CEWC Annual Essay Contest
Every year, CEWC hosts a national essay contest where Grade 12 students are asked to share their story on the dumbest thing they ever did with their money, and what they learned from it.
Over 20 winners receive scholarship prizes ranging from $500 to $5,000!
Each winner will have the opportunity to attend the CEWC Dinner Gala on November 14, hosted in Toronto, where they can personally receive their scholarship from their sponsor, as well as rub elbows and network with our country’s top financial industry leaders and high profile corporate sponsors.
The Grand Prize Winner will receive a $5,000 scholarship for their post-secondary studies, and will attend the CEWC Dinner Gala, during which they will read their winning essay to Gala guests.
The deadline for essay contest submissions has been extended to Tuesday, October 16th, so submit your entries soon! Entries must be written in English or French and cannot exceed 1000 words. Students are encouraged to be creative and funny.
Click here to learn more about the CEWC national essay contest and to submit your entry.
Professional Development Day, November 13
If you are in or near Toronto on November 13, you won't want to miss Professional Development Day! This event will be held from 8:30am-1:30pm. It’s a free event where guests will hear from today’s leaders in personal finance and enjoy a complimentary light breakfast and full (tasty) lunch.
This year’s keynote speaker for Professional Development Day is columnist and best-selling author, Gordon Stein, whose book Cashflow Cookbook delivers mouth-watering, money-saving recipes that leave readers wanting more. If you’ve ever wondered how you can increase your monthly budget by a few hundred bucks, the Cashflow Cookbook is your go-to.
Professional Development Day will also feature celebrated author and financial planner Shannon Lee Simmons. Her best-selling book, Worry-Free Money has taken Canada by storm thanks to her cheeky, refreshing, and altogether very wise advice, which she delivers with a side of sass. Simmons is smart, funny, witty, animated and doesn’t hold back. If you’ve never had the pleasure of hearing her speak, this is your chance!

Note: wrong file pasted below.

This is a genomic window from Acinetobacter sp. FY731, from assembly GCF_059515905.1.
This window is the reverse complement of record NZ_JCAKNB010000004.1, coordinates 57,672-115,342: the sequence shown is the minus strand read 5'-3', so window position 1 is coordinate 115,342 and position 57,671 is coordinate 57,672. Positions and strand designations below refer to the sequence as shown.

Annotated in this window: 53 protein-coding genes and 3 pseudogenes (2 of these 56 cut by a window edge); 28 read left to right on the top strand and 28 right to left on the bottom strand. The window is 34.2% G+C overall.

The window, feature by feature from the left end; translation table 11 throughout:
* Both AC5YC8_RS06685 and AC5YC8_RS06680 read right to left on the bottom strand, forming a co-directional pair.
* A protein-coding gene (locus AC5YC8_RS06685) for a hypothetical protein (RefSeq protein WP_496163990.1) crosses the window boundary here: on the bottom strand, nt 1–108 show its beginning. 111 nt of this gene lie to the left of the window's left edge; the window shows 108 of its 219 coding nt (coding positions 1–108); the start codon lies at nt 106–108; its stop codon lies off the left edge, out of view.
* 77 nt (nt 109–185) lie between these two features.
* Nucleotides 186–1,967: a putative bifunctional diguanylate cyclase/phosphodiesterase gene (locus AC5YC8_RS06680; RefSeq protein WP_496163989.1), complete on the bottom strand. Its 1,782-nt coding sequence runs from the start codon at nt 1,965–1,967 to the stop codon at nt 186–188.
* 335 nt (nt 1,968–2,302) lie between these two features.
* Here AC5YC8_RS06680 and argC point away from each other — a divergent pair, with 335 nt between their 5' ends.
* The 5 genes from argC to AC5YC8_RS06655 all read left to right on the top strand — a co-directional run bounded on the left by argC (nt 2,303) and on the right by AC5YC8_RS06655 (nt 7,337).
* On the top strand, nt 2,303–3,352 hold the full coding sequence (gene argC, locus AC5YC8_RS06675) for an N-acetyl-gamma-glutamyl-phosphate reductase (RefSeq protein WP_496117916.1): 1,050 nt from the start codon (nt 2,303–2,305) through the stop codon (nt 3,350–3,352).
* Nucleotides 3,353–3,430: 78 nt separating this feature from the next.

CEWC Dinner Gala, November 14
Every CEWC is highlighted by the CEWC Dinner Gala, held at Toronto’s Fairmont Royal York Hotel. The Dinner Gala is a premier event for top financial industry leaders, professionals, financial education institutes, as well as consumer advocates.
CTV News anchor, Pat Foran will be hosting the evening with keynote speaker, comedian and CBC star, Gerry Dee (Gerald Donoghue) from the CBC hit series, Mr. D, who will be delighting guests with his take on financial literacy and what it means to be more mindful with your money.
The evening will also feature CEWC Essay Contest winners who will be accepting their scholarships from their respective sponsors, followed by the Grand Prize Winner reading their winning essay to Dinner Gala guests, which is always a highlight.
Money mindfulness is more than just thinking about your money and spending; it’s about the practice of being more mindful of all the things that contribute to your overall financial health. All Canadians are encouraged to participate in CEWC and get more mindful with their money.